Jesse Ehrenfeld, HMS instructor in anesthesia at Massachusetts General Hospital, has been elected vice speaker of the house of delegates of the Massachusetts Medical Society (MMS). The House of Delegates is the legislative and policy-making body of MMS, a professional association for physicians, residents and medical students throughout the Commonwealth.
Brigham and Women’s Hospital has appointed Paul Farmer, the Maude and Lillian Presley professor of social medicine, as chief of the Division of Global Health Equity at the hospital. He succeeds Jim Yong Kim, who left to become president of Dartmouth College. Among many accomplishments in the field of global health, Farmer founded the country’s first residency in medicine and global health equity at BWH.
The American Association of Clinical Endocrinologists installed Jeffrey Garber, HMS associate professor of medicine at Beth Israel Deaconess Medical Center and chief of endocrinology at Harvard Vanguard Medical Associates, as president of the association at the annual meeting last month. As president, Garber will preside at all meetings of the board of directors and executive committee and at all meetings of the membership and ensure that all actions and resolutions are carried out, as well as serve as the association’s principal spokesperson.
Alfred Goldberg, HMS professor of cell biology, received an honorary degree from the Watson Graduate School at Cold Spring Harbor in recognition of his scientific contributions and for his contributions to the undergraduate research participation program. His laboratory is studying the regulation and mechanisms of protein breakdown in animal and bacterial cells.
Todd Golub, HMS associate professor of pediatrics at Dana-Farber Cancer Institute, was awarded the Richard and Hinda Rosenthal Memorial Award from the American Association for Cancer Research. The Rosenthal award recognizes early-career investigators who have made or show promise to make a notable contribution to improved clinical care in the field of cancer. Golub’s research has contributed to development of diagnostic tests, and his current research in genomics has led to potential new treatments for acute myeloid leukemia, prostate cancer and Ewing sarcoma.
The University of North Carolina at Chapel Hill has named Michael Greenberg, the Nathan Marsh Pusey professor of neurobiology at HMS and head of that department, the recipient of the Perl-UNC Neuroscience Prize. The Perl Prize recognizes a seminal achievement in neuroscience and was awarded to Greenberg for his discovery of signaling pathways underlying activity-regulated gene transcription in neurons.
Dennis Keefe, CEO of Cambridge Health Alliance, has been named the 2009 Massachusetts Healthcare Executive of the Year by the American College of Healthcare Executives. Recipients are selected based on qualities such as leadership ability, innovative and creative management, executive capability in developing their own organization and promoting its growth and stature in the community and contributions to the development of others in the healthcare profession.
The American Telemedicine Association (ATA) has honored Joseph Kvedar, founder and director of the Center for Connected Health at Partners HealthCare, with the Individual Leadership Award, which recognizes significant contributions to the advancement of connected health and telemedicine. Kvedar, an HMS associate professor of dermatology at HMS, was also inducted into the ATA College of Fellows at the association’s annual meeting in April.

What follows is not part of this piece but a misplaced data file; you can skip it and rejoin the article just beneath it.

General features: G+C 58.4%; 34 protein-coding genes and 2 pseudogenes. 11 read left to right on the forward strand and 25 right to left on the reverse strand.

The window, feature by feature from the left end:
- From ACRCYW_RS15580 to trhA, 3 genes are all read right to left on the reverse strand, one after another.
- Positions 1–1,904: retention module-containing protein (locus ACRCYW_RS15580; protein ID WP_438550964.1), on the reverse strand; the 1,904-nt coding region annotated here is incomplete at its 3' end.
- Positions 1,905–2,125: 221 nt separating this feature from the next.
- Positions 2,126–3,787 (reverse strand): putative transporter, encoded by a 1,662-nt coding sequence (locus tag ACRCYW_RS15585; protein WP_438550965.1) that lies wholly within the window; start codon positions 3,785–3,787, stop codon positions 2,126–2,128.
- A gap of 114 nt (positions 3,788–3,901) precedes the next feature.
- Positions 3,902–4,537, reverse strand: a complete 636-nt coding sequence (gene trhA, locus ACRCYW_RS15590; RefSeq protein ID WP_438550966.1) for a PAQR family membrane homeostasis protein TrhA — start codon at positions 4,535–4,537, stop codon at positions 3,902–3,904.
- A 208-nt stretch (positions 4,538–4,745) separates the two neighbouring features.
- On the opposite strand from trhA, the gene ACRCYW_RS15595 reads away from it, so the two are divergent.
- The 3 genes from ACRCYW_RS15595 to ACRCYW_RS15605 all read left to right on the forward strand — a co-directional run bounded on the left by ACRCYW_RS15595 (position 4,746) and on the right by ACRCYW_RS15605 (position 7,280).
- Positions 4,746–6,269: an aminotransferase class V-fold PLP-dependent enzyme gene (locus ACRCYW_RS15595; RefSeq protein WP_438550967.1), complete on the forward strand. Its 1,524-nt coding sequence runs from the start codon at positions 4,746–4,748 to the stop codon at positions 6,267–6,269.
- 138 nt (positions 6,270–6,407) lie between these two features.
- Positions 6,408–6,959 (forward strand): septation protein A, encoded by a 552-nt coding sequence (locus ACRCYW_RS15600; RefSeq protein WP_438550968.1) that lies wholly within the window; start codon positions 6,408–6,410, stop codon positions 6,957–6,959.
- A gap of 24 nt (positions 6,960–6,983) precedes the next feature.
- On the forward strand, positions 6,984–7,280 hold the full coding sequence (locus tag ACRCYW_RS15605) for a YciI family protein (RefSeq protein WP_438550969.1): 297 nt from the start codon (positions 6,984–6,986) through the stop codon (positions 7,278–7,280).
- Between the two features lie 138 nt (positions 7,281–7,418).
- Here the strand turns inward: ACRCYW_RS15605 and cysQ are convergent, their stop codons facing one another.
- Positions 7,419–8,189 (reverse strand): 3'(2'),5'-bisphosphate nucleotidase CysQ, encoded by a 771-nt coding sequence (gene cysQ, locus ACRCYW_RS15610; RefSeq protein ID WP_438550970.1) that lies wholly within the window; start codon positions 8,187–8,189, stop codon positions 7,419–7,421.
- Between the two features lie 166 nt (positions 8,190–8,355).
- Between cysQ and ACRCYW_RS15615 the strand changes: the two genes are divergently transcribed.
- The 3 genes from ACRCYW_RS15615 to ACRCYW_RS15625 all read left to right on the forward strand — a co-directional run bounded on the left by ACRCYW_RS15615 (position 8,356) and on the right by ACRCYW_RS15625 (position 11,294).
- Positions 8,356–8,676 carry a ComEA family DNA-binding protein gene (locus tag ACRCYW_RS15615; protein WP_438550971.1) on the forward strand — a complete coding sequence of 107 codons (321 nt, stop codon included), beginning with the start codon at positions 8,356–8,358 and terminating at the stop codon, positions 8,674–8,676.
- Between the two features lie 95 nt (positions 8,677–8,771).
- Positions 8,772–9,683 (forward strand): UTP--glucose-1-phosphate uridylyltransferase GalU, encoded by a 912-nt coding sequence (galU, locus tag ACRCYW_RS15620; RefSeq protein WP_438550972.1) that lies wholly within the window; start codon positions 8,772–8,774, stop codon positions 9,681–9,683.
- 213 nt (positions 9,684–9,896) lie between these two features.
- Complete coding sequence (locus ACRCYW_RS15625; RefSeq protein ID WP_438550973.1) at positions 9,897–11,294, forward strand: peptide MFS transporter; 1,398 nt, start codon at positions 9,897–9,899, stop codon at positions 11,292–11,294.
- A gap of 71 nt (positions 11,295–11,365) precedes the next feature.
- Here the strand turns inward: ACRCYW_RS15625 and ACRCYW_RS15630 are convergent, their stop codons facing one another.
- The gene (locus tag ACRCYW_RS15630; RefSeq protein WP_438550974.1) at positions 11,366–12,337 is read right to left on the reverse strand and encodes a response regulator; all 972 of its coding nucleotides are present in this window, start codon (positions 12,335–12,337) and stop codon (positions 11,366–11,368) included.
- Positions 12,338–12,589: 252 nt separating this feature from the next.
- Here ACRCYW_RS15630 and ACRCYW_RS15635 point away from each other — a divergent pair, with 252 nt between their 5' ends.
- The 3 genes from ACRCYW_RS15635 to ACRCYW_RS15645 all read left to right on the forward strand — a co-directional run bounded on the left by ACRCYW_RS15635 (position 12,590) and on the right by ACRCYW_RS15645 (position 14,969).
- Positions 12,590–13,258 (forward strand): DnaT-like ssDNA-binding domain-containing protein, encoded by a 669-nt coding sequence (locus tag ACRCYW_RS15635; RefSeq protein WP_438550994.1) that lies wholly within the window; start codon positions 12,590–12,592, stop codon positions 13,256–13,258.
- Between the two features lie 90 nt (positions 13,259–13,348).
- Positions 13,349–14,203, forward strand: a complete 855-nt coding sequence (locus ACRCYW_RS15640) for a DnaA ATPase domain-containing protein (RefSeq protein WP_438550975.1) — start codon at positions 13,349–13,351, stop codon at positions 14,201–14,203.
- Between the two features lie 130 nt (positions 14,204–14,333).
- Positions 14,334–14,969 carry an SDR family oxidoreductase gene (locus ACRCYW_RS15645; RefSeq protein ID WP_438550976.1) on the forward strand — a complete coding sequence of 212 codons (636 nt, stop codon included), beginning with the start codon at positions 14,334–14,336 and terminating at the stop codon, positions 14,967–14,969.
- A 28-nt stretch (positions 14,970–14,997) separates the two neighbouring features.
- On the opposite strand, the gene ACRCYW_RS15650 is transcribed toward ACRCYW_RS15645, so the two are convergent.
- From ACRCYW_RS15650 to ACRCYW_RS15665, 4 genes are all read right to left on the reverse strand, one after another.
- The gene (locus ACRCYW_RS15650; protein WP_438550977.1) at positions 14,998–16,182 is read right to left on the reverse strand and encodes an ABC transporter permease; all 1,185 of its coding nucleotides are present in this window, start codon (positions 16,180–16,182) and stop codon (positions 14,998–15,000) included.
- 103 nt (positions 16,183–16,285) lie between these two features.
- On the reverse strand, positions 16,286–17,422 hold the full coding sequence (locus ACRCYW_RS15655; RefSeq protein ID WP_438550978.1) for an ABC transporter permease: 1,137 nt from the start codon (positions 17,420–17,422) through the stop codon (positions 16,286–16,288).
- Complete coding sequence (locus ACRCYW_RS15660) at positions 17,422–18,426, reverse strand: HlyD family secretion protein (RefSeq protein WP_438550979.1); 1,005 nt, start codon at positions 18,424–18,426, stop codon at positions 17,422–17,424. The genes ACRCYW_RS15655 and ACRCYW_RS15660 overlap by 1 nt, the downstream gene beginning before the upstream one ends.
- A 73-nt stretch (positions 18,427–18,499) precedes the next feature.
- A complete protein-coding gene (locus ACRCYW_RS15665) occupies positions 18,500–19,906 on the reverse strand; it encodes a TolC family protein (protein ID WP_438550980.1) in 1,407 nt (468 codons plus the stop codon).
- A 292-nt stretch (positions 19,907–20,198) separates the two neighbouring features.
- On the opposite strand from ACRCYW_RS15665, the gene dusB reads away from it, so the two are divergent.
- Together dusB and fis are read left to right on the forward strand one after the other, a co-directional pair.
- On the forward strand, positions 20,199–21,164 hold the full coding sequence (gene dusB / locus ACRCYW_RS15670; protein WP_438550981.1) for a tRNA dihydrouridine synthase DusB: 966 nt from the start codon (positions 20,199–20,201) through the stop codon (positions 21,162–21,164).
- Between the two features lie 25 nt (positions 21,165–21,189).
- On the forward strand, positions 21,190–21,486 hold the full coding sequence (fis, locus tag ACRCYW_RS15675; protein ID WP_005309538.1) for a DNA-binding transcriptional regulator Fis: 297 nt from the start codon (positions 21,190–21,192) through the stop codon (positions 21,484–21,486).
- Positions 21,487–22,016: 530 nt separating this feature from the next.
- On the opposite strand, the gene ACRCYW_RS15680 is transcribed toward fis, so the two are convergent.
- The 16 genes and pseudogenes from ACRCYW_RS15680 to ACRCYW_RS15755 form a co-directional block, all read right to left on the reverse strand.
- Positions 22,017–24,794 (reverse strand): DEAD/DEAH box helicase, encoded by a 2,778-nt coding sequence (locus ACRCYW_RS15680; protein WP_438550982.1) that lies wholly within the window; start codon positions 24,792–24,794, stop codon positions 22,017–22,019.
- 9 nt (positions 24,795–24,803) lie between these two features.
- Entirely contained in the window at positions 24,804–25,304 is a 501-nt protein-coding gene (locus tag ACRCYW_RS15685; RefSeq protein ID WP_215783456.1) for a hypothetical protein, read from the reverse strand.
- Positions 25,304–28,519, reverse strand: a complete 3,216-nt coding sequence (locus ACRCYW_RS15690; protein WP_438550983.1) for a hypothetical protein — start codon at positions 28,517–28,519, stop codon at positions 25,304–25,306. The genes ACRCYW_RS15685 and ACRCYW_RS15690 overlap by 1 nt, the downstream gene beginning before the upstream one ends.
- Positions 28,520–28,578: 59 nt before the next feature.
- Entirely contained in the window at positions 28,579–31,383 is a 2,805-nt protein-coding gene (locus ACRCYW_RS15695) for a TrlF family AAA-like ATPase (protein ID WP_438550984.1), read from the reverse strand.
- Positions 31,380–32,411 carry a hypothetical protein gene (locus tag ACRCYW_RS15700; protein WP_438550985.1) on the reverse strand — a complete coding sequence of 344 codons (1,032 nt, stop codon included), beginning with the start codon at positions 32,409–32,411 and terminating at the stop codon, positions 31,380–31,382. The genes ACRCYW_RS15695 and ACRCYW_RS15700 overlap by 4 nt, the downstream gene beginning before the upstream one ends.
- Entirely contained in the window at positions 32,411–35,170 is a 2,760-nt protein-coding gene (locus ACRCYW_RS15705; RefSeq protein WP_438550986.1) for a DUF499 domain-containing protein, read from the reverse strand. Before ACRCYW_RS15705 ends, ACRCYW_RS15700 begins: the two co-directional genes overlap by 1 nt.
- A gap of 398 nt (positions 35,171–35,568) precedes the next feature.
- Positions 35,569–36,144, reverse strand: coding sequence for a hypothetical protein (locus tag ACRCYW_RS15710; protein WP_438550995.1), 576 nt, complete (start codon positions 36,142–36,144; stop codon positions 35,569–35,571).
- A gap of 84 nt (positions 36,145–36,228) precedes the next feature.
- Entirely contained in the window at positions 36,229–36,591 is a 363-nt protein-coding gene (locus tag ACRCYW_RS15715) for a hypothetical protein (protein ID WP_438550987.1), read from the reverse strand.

The American Diabetes Association presented the Kelly West Award for Outstanding Achievement in Epidemiology to James Meigs, HMS associate professor of medicine at Massachusetts General Hospital, at the association’s annual meeting in June. Meigs was honored for his research on the biochemical and genetic causes of type 2 diabetes and cardiovascular disease and for his focus on translating clinical research findings into innovations to improve type 2 diabetes prevention and care.
Alexander Meissner, an assistant professor in the Department
of Stem Cell and Regenerative Biology at Harvard University, was named a Pew
Scholar in Biomedical Sciences by the Pew Charitable Trusts. Awards are given
to early-career scientists who display outstanding promise in research
relevant to the advancement of human health. As a Pew Scholar, Meissner will
receive $240,000 over four years to support his research, which is focused
on understanding how pluripotent stem cells are dynamically programmed through
Brett Simon has joined Beth Israel Deaconess Medical Center as chair of the Department of Anesthesiology, Critical Care and Pain Medicine. He comes from Johns Hopkins School of Medicine in Baltimore, where he has spent the past 17 years. In the clinic, Simon works with patients undergoing major abdominal, vascular, transplant and thoracic surgery, and in the lab he focuses on functional lung imaging, lung mechanics and acute lung injury.
Matthew Vander Heiden, HMS instructor in medicine at Dana-Farber Cancer Institute, is a recipient of the 2009 Burroughs Wellcome Fund Career Award for Medical Scientists. The Career Award for Medical Scientists is a five-year, $700,000 bridge grant that supports the last years of a mentored position and the beginning years of an independent position. Vander Heiden received the award for his project “Metabolic control of cancer cell proliferation by pyruvate kinase M2.”
HST graduate student Geoffrey von Maltzahn has been named winner of the Lemelson-MIT Student Prize, which honors an MIT senior or graduate student who has demonstrated innovation and invention in his or her field. Von Maltzahn is working to combine nanotechnology, medicine and engineering to improve tumor detection and revolutionize chemotherapy treatment, such as through use of gold nanorods, very small particles that are designed to absorb infrared radiation, to detect and destroy tumor cells. His adviser is MIT professor Sangeeta Bhatia.
Bruce Yankner, HMS professor of pathology and professor of neurology at Children’s Hospital Boston, received the Nathan W. Shock award from the National Institute on Aging. This award recognizes a scientist who has made significant contributions to the understanding of basic mechanisms of aging. As part of the award, Yankner will also give the Nathan W. Shock Memorial Lecture.
Copyright 2009 by the President and Fellows of Harvard College